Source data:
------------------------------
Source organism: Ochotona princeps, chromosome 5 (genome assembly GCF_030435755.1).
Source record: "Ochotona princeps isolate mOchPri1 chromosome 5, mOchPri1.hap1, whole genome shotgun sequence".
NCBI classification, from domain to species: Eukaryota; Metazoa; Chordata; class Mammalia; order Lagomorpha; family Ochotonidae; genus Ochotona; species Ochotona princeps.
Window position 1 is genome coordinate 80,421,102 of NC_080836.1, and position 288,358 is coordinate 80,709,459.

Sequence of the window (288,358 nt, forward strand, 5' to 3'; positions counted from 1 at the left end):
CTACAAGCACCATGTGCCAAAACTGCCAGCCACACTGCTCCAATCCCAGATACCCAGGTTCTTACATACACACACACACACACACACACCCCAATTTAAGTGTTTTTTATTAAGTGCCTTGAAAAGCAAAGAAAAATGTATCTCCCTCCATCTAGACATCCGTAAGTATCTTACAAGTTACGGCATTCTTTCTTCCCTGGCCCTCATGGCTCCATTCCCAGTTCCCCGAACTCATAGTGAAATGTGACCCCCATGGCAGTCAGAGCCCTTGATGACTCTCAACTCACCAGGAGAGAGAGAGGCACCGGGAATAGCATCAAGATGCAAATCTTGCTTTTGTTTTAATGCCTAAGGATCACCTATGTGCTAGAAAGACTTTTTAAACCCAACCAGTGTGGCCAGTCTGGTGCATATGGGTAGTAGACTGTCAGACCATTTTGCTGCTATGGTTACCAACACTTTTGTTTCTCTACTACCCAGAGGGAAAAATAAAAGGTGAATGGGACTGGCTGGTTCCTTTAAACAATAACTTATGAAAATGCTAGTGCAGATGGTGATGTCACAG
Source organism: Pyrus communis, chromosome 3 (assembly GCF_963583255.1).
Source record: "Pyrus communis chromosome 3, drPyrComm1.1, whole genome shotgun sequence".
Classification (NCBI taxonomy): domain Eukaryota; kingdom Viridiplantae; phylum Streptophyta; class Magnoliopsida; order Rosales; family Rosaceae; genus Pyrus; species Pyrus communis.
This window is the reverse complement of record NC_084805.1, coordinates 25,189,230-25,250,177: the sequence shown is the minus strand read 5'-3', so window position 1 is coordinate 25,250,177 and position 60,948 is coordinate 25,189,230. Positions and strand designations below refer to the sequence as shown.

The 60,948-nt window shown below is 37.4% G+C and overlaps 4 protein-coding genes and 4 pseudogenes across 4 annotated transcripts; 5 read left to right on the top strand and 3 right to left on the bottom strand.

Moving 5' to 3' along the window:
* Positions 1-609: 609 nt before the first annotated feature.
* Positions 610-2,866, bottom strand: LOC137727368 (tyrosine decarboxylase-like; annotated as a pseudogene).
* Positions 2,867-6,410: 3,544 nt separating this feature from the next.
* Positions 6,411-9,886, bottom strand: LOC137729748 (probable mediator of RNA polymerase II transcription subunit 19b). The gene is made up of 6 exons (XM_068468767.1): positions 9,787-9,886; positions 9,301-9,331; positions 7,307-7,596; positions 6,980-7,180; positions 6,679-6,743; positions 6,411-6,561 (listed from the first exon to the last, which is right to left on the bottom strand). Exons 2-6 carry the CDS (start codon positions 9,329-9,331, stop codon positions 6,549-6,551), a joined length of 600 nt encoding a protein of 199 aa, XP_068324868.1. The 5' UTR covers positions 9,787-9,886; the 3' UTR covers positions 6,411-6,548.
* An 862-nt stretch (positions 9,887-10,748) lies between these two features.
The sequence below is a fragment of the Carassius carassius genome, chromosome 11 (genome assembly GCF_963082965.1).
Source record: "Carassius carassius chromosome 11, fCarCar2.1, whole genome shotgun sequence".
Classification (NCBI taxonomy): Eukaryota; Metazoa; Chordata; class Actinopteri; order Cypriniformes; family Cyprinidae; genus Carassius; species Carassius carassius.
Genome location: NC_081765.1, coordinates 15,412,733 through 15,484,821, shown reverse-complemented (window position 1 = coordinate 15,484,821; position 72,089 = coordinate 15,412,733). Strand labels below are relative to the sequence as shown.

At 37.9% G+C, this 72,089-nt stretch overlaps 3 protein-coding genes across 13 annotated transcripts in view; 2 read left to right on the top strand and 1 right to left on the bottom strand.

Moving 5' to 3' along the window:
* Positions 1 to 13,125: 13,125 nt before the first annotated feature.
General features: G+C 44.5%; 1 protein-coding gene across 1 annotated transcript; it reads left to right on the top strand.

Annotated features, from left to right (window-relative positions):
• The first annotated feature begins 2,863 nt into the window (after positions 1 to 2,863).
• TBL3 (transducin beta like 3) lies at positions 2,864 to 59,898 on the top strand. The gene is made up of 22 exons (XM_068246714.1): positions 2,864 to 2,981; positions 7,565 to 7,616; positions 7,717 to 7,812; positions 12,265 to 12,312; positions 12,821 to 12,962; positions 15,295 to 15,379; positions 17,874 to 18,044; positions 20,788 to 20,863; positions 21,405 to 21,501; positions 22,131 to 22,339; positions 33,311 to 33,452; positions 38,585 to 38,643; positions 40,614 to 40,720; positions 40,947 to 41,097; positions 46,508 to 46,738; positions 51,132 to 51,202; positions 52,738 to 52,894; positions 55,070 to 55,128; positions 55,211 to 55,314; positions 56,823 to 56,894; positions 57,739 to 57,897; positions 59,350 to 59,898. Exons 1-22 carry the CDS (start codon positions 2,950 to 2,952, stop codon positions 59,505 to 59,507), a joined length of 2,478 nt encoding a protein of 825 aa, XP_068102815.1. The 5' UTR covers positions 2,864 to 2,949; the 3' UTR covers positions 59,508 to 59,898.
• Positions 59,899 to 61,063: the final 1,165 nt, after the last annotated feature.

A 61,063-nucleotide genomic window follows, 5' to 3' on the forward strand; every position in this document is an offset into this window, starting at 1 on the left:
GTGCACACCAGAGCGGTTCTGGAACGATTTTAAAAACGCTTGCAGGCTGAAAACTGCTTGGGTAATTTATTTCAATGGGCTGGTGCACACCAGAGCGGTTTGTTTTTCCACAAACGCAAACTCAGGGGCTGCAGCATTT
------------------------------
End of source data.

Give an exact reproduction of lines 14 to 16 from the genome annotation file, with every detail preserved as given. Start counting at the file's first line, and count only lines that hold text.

* Positions 610-2,866, bottom strand: LOC137727368 (tyrosine decarboxylase-like; annotated as a pseudogene).
* Positions 2,867-6,410: 3,544 nt separating this feature from the next.
* Positions 6,411-9,886, bottom strand: LOC137729748 (probable mediator of RNA polymerase II transcription subunit 19b). The gene is made up of 6 exons (XM_068468767.1): positions 9,787-9,886; positions 9,301-9,331; positions 7,307-7,596; positions 6,980-7,180; positions 6,679-6,743; positions 6,411-6,561 (listed from the first exon to the last, which is right to left on the bottom strand). Exons 2-6 carry the CDS (start codon positions 9,329-9,331, stop codon positions 6,549-6,551), a joined length of 600 nt encoding a protein of 199 aa, XP_068324868.1. The 5' UTR covers positions 9,787-9,886; the 3' UTR covers positions 6,411-6,548.